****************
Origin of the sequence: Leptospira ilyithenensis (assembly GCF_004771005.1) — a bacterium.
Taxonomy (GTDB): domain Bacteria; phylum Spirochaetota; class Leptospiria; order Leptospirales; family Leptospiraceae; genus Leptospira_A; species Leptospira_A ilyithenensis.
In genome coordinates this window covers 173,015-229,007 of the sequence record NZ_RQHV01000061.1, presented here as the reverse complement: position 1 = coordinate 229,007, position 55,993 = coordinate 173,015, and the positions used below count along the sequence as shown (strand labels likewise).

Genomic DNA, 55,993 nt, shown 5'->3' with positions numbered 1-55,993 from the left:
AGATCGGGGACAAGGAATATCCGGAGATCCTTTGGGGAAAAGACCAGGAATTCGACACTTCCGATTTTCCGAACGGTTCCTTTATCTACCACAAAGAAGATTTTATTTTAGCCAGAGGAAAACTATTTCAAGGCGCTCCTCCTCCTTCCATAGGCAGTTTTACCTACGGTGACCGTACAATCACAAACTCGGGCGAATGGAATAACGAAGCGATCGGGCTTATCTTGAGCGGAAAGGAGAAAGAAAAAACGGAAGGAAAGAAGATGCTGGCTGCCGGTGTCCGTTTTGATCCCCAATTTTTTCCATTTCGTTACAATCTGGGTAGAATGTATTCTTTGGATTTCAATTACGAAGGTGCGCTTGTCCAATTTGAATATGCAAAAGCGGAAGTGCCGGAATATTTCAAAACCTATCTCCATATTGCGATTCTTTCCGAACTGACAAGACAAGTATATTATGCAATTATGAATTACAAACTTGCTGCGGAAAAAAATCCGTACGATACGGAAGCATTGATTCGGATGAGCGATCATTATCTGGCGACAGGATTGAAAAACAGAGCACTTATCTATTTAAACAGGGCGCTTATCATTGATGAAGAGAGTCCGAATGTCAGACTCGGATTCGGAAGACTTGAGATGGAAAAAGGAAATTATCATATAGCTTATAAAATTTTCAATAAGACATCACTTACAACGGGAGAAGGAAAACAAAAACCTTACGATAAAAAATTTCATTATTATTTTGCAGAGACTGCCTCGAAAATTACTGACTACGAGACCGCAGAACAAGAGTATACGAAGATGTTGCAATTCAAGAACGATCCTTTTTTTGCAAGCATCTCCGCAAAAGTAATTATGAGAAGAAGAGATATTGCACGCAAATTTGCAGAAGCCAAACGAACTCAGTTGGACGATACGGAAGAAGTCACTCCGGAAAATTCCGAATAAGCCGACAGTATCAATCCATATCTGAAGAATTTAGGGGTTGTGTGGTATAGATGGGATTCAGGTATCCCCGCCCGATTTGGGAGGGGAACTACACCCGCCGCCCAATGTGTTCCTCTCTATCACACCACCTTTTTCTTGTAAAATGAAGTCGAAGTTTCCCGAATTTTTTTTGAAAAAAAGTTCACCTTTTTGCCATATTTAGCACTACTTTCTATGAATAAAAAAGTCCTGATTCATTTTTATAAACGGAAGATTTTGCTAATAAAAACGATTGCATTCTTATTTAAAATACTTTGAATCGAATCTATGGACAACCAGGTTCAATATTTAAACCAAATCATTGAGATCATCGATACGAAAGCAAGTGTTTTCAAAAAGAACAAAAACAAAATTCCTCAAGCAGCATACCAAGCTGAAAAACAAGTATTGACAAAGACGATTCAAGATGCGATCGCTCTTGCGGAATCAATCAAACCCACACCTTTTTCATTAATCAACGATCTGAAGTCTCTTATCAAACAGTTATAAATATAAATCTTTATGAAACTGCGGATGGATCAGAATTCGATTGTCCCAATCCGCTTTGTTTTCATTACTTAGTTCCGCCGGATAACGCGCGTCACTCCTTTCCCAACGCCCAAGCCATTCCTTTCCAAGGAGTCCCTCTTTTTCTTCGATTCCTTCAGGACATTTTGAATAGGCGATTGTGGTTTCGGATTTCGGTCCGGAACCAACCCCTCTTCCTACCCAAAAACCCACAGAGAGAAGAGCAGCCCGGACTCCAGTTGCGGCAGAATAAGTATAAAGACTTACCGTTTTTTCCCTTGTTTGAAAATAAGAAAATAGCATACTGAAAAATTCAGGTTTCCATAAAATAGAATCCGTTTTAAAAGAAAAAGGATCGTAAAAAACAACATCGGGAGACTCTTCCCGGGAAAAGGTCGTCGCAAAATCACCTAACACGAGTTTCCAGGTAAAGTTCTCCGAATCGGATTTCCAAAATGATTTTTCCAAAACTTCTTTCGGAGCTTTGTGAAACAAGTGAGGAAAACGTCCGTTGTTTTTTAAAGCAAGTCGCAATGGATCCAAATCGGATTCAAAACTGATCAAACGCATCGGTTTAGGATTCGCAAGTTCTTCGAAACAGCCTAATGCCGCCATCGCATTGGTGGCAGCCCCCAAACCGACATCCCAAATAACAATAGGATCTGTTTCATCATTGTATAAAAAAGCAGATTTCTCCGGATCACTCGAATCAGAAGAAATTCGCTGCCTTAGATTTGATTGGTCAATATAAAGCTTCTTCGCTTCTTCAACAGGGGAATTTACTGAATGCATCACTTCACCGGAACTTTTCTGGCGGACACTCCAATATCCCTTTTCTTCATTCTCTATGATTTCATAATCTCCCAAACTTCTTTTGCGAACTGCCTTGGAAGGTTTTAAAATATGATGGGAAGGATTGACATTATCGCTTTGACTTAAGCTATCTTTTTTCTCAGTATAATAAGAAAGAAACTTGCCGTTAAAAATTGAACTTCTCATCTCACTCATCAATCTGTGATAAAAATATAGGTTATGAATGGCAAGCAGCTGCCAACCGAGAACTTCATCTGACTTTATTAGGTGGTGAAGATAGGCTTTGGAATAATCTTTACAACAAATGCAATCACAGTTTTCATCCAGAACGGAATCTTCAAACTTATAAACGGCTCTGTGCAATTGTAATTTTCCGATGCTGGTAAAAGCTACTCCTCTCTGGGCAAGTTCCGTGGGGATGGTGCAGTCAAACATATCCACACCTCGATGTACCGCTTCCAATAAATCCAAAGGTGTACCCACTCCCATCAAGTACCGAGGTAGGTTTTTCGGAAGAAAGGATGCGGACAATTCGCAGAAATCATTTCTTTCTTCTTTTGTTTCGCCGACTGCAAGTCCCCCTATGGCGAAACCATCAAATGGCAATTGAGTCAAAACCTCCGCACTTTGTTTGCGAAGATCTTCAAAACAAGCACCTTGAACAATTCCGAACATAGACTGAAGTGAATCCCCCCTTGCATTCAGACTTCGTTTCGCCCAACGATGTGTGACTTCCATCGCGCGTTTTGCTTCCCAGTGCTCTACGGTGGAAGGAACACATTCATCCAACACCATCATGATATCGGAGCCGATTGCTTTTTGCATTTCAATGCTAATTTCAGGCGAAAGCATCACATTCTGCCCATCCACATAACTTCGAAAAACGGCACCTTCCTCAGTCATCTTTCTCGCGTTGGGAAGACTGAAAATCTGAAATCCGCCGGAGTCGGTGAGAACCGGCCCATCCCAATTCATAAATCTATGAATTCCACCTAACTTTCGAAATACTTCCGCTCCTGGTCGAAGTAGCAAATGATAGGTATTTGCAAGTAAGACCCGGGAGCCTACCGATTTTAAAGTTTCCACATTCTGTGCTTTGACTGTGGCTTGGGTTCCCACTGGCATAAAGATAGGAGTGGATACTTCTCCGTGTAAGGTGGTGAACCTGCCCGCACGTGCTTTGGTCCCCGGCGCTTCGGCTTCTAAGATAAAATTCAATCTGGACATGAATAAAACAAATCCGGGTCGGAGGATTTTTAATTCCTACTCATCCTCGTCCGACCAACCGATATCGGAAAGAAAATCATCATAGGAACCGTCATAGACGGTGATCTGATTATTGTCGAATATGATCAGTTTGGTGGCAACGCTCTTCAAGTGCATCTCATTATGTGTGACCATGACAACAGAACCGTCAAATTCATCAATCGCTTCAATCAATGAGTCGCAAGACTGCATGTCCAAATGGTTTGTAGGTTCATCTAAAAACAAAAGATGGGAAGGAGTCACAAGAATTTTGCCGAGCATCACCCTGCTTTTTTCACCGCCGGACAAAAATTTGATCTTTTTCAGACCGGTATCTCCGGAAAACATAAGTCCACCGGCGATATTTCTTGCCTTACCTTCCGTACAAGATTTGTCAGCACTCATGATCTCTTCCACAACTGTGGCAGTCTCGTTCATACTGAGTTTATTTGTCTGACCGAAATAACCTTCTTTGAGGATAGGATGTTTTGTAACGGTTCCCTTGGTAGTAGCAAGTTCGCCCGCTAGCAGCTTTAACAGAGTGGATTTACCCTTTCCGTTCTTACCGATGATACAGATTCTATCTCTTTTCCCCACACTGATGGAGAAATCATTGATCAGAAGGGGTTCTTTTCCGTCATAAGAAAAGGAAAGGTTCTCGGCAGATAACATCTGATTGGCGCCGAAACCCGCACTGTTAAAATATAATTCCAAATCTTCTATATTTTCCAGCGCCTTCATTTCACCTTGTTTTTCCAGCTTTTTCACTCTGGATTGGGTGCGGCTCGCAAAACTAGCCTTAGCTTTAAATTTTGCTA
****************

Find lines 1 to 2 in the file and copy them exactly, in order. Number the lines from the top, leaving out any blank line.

Origin of the sequence: Leptospira ilyithenensis (assembly GCF_004771005.1) — a bacterium.
Taxonomy (GTDB): domain Bacteria; phylum Spirochaetota; class Leptospiria; order Leptospirales; family Leptospiraceae; genus Leptospira_A; species Leptospira_A ilyithenensis.